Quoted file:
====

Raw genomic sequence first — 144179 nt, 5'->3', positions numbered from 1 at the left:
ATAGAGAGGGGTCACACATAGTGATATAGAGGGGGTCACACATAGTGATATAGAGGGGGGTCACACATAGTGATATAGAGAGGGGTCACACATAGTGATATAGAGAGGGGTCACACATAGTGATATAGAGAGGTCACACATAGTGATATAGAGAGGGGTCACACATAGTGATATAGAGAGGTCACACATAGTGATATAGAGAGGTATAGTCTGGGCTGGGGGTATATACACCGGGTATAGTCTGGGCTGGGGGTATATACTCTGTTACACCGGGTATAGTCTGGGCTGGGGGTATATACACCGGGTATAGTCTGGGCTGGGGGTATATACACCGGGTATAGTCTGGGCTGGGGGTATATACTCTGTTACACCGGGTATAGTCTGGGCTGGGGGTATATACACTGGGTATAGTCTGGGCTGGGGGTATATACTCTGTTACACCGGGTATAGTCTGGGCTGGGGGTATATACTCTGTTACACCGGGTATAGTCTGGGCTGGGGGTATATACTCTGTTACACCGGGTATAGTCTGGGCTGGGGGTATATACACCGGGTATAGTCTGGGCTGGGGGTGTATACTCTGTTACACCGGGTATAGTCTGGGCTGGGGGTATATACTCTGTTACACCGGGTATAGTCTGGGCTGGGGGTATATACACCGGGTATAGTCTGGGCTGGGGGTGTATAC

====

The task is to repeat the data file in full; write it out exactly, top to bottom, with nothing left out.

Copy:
Raw genomic sequence first — 144179 nt, 5'->3', positions numbered from 1 at the left:
ATAGAGAGGGGTCACACATAGTGATATAGAGGGGGTCACACATAGTGATATAGAGGGGGGTCACACATAGTGATATAGAGAGGGGTCACACATAGTGATATAGAGAGGGGTCACACATAGTGATATAGAGAGGTCACACATAGTGATATAGAGAGGGGTCACACATAGTGATATAGAGAGGTCACACATAGTGATATAGAGAGGTATAGTCTGGGCTGGGGGTATATACACCGGGTATAGTCTGGGCTGGGGGTATATACTCTGTTACACCGGGTATAGTCTGGGCTGGGGGTATATACACCGGGTATAGTCTGGGCTGGGGGTATATACACCGGGTATAGTCTGGGCTGGGGGTATATACTCTGTTACACCGGGTATAGTCTGGGCTGGGGGTATATACACTGGGTATAGTCTGGGCTGGGGGTATATACTCTGTTACACCGGGTATAGTCTGGGCTGGGGGTATATACTCTGTTACACCGGGTATAGTCTGGGCTGGGGGTATATACTCTGTTACACCGGGTATAGTCTGGGCTGGGGGTATATACACCGGGTATAGTCTGGGCTGGGGGTGTATACTCTGTTACACCGGGTATAGTCTGGGCTGGGGGTATATACTCTGTTACACCGGGTATAGTCTGGGCTGGGGGTATATACACCGGGTATAGTCTGGGCTGGGGGTGTATAC